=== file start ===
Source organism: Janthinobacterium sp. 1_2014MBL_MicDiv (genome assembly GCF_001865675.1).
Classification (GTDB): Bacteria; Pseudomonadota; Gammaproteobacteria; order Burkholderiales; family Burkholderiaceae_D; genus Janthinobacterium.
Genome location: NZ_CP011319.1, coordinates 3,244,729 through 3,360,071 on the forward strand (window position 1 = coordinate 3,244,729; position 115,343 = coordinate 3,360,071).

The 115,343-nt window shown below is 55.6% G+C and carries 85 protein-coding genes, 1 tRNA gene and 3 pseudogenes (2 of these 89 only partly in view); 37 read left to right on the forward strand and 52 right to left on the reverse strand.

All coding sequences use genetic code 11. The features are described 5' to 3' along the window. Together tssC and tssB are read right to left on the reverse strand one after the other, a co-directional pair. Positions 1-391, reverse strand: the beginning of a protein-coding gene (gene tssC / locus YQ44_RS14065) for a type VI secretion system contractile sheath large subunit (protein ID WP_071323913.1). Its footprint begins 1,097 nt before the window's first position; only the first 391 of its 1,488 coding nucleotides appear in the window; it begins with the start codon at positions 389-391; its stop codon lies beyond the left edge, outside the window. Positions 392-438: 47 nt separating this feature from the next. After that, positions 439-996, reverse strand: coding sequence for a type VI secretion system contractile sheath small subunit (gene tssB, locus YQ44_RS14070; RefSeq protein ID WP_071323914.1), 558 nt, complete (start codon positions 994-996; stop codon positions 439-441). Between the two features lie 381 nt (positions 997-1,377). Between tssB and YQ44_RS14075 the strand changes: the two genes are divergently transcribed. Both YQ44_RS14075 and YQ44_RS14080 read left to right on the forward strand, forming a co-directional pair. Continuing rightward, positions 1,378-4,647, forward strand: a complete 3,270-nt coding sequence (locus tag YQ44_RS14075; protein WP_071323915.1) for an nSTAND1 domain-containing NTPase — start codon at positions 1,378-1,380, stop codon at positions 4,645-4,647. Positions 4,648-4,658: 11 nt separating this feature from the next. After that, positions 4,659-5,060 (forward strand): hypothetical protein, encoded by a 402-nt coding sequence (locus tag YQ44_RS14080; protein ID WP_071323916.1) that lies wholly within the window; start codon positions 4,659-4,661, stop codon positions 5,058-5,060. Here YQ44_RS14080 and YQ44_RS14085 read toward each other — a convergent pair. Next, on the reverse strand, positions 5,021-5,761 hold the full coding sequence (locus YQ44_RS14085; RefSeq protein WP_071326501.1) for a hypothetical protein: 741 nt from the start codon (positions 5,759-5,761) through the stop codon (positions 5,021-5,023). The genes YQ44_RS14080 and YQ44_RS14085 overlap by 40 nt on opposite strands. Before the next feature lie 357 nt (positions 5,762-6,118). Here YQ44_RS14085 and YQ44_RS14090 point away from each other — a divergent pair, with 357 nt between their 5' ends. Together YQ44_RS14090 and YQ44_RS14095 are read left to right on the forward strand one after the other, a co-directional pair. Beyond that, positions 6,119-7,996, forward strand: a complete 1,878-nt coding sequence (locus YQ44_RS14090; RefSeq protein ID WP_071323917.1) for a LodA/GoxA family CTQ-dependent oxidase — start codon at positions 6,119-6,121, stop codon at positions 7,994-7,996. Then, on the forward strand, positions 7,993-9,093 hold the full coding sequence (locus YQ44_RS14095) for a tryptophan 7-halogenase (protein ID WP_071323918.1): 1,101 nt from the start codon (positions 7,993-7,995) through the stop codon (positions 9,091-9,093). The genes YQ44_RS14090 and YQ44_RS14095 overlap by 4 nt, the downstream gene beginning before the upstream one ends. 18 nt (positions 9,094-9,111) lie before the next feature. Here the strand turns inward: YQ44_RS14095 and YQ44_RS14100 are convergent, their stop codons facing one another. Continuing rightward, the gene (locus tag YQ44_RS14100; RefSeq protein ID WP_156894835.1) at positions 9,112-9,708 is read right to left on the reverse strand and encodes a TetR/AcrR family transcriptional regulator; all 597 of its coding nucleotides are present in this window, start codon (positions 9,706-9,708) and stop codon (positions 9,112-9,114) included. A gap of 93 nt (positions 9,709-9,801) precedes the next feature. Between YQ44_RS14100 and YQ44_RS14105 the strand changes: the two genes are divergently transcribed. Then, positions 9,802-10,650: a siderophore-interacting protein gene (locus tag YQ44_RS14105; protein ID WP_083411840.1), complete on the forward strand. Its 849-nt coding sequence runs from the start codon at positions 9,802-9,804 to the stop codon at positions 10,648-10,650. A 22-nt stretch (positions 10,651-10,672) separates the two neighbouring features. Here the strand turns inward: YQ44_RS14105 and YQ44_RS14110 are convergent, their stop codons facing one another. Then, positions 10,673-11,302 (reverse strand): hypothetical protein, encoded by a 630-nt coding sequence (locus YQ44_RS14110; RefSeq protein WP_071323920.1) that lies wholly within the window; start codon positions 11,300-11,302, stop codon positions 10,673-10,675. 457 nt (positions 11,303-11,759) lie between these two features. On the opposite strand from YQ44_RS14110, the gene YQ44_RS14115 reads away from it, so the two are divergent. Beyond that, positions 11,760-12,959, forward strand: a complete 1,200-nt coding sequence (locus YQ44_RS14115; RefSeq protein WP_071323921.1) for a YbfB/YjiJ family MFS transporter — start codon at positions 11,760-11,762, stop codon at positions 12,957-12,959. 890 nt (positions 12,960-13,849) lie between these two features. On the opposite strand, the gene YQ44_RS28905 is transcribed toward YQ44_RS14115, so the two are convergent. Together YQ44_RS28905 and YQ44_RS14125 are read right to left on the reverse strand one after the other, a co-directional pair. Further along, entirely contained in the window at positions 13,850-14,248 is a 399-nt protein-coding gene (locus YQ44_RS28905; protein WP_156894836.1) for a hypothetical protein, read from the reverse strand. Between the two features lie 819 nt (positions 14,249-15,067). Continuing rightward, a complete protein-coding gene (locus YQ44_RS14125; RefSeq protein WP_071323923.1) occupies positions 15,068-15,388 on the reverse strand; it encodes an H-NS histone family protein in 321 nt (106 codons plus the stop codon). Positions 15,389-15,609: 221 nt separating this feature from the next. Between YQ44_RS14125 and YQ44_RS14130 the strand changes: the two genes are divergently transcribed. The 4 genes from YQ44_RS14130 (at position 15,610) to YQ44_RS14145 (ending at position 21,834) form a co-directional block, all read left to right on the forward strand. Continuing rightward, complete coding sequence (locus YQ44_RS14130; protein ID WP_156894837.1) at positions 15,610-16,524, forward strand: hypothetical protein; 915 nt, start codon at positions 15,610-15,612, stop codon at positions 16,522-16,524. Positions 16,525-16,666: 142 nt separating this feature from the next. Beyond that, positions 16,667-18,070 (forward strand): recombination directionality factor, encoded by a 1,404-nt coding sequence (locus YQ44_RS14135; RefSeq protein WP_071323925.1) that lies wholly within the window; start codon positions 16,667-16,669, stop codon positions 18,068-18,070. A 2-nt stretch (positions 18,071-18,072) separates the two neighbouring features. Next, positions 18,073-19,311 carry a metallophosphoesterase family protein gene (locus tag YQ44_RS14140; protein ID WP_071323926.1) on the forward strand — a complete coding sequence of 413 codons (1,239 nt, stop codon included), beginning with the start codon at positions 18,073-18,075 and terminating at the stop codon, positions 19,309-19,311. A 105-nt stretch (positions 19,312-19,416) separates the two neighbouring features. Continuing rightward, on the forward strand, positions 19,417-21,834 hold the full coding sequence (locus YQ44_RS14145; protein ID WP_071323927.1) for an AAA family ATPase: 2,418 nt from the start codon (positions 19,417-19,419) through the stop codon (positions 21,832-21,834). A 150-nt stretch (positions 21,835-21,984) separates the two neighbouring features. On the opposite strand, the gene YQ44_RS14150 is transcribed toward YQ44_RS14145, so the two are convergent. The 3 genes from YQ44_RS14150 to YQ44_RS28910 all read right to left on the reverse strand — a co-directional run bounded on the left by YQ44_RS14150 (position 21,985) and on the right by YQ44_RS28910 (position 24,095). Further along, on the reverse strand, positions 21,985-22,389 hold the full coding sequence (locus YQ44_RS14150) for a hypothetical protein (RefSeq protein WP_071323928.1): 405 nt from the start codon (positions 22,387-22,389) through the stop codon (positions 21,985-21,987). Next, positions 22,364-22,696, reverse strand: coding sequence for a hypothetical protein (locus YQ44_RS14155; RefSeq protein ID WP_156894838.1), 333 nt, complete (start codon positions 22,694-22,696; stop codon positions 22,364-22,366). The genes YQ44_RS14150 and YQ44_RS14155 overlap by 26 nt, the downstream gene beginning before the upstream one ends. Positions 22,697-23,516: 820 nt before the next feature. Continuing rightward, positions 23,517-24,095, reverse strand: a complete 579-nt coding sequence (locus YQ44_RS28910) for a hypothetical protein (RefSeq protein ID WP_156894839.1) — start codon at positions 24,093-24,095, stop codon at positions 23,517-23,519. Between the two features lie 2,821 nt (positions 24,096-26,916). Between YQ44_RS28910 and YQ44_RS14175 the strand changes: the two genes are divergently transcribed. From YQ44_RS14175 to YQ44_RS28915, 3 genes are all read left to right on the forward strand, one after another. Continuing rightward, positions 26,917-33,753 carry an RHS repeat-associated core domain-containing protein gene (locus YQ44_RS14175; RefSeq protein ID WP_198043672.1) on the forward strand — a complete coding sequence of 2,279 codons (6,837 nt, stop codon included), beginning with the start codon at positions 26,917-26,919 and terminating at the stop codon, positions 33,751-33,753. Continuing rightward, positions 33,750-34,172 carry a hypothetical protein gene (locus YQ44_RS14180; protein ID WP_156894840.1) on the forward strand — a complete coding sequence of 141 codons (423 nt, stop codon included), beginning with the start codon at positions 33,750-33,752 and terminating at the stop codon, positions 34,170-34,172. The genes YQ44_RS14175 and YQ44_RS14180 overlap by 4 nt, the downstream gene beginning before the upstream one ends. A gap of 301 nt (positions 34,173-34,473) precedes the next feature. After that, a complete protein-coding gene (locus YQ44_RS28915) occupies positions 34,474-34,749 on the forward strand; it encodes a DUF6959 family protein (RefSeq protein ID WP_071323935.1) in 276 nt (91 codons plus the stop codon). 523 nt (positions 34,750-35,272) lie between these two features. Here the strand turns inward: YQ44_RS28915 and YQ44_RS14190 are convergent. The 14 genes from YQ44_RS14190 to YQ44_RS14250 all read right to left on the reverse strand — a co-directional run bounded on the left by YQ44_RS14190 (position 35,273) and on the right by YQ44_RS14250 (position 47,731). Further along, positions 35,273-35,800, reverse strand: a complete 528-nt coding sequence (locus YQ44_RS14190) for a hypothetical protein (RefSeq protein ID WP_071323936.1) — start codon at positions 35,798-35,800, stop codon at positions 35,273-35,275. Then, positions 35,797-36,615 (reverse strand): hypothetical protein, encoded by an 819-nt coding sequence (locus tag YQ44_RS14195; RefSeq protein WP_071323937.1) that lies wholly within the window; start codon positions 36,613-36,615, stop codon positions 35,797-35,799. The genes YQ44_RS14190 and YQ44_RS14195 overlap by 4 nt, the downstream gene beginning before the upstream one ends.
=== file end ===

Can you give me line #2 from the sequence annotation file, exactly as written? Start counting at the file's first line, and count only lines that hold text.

Classification (GTDB): Bacteria; Pseudomonadota; Gammaproteobacteria; order Burkholderiales; family Burkholderiaceae_D; genus Janthinobacterium.